By Jacob Sahms
Brian Banks remembers it all: the sense of judgment and abandonment, the claustrophobic nature of solitary confinement, the post-prison release and continued scrutiny. Like any ex-convict, Banks knows the implications around condemnation from the justice system. Banks is different.
Brian Banks is exonerated.
In the feature film debuting this weekend, Banks’ story, the narrative of a high school superstar football player who is falsely accused of rape and then imprisoned for a crime he did not commit, will prominently play across cinemas around the country. Thanks to Banks’ own initiative, the involvement of the California Innocence Project, and producer Amy Baer, the film stars Aldis Hodge (Leverage, Hidden Figures, Straight Outta Compton) as Banks, alongside Morgan Freeman, Greg Kinnear, and Sherri Shepherd, under the direction of Tom Shadyac (Bruce Almighty, I Am).
“It’s pretty surreal to see my story on the screen as a movie,” Banks admitted on Sunday night. “It’s painful to see the hardest moments of my life again, and certainly doesn’t lighten the pain. But for people to finally know my story, I’m thankful.”
Sports fans will recognize Banks’ story, how the one-time University of Southern California lost nearly a decade of his prime athletic career, only to resurface after a tryout for the coach who had recruited him, the Seattle Seahawks’ Pete Carroll. The tryout ultimately led to preseason time with the Atlanta Falcons in 2013. All of that was made possible by Banks’ supreme efforts to clear his own name, and by the work of Justin Brooks’ Innocence Project. It’s a whirlwind story told in under two hours that required top-level storytelling and acting from those involved.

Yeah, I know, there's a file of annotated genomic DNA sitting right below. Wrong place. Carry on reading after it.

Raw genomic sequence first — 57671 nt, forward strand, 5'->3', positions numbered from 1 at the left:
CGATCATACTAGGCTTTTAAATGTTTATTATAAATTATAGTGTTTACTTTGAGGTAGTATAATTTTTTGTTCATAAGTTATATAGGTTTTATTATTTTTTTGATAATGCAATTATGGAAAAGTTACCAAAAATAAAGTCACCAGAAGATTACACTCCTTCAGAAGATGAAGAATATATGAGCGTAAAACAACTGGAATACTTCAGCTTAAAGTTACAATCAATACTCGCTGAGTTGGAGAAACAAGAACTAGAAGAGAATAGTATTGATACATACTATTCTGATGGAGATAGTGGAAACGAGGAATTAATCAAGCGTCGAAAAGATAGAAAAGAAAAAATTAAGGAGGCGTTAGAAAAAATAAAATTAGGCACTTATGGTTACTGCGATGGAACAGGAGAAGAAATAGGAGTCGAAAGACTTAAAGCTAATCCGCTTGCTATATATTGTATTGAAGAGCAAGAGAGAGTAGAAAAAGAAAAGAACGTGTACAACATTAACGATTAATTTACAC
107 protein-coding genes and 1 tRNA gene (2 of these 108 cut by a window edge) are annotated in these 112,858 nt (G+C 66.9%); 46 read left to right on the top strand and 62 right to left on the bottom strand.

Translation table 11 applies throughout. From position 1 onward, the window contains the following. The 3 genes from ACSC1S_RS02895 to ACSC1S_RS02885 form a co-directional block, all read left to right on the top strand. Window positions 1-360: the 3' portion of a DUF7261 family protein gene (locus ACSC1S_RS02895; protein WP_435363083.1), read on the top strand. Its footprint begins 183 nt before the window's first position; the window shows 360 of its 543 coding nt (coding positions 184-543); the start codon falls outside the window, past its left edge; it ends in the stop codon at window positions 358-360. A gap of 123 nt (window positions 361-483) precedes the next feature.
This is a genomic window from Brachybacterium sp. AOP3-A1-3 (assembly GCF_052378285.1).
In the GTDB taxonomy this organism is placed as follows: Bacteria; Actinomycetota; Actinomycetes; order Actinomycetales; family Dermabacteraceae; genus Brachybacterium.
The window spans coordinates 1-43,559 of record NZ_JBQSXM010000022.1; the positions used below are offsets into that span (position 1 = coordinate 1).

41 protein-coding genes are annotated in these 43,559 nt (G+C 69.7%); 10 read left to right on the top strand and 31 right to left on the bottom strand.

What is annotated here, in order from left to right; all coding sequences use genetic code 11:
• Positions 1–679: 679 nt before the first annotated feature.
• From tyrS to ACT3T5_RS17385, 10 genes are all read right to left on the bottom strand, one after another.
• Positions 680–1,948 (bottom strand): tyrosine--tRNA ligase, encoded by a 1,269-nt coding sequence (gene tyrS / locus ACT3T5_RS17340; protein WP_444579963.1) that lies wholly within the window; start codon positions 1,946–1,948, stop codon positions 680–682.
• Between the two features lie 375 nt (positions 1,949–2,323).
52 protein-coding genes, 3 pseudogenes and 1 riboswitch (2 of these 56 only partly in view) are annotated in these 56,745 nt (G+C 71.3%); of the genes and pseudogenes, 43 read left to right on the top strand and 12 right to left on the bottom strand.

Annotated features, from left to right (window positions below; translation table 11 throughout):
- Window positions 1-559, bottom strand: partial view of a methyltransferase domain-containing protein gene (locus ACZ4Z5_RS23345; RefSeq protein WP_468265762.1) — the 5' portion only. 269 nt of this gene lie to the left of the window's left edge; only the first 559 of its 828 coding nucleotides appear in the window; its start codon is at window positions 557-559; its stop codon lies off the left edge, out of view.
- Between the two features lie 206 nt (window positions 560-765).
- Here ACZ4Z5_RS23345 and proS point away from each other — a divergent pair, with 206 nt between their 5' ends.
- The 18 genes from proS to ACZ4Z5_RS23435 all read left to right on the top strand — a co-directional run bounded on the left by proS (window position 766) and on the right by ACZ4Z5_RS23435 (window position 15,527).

Carrying the majority of that load is Hodge, as the football-playing high schooler, as the inmate-turned-student tracking down the details necessary for a habeas corpus to release him, and as the adult male navigating post-prison life. For the real-life Banks, it took more than a mustard seed of faith to believe he would one day be free, a test that lasted for nearly six years of his young life.
“We apply faith to things we don’t know or can’t see,” proposed the ex-NFL player. “In prison, my faith transitioned into knowing, recognizing that there was a higher power that walked with me and I wasn’t alone in my struggle to be free.”
Banks’ freedom isn’t just legal though. “I lived for a long time thinking I’d never get my life back, that I would forever carry the burden of being convicted. All of these amazing things have happened because of being freed legally, like the movie, like playing in the NFL and working for the NFL. [Banks even stood before the recently drafted NFL rookies in 2013 and told them to be aware that their success came with greater responsibility, that they should be mindful of the way they treated people, and treat everyone the way that they wanted to be treated.] But more important to me, before the legal freedom, was that I worked toward the emotional and mental freedom. Finding inner peace was just as important if not more so.”
In moving toward that emotional freedom, Banks identified that forgiveness was necessary. He could have chosen to not forgive the people who condemned him, like his high school accuser, the district attorney who never explored the actual supposed crime scene, or his troublesome parole officer; he could have forgiven them outright. But he chose the third route, to remove himself from a position of needing to worry about them or what they’ve done; in fact, Banks chose (and still chooses) to only concern himself with what happens next.
To that end, Banks travels the country, telling his story in hopes of educating people about the justice system. Because there was no evidence, and his accuser recanted her testimony, his case was ultimately exonerated, but there are many more people like him at seventeen, alone and without appropriate legal representation. “This film comes with great responsibility,” he explained, “because there are so many other people this represents. I want to speak for them, and for them to see that this film understands them. We made the movie now to draw attention to this, and hopefully keep other people from going through what I did.”
Brian Banks is thankful to be free. But he’s not willing to settle for his own freedom – he will keep working until every innocent inmate is exonerated.
Brian Banks is in theaters this weekend.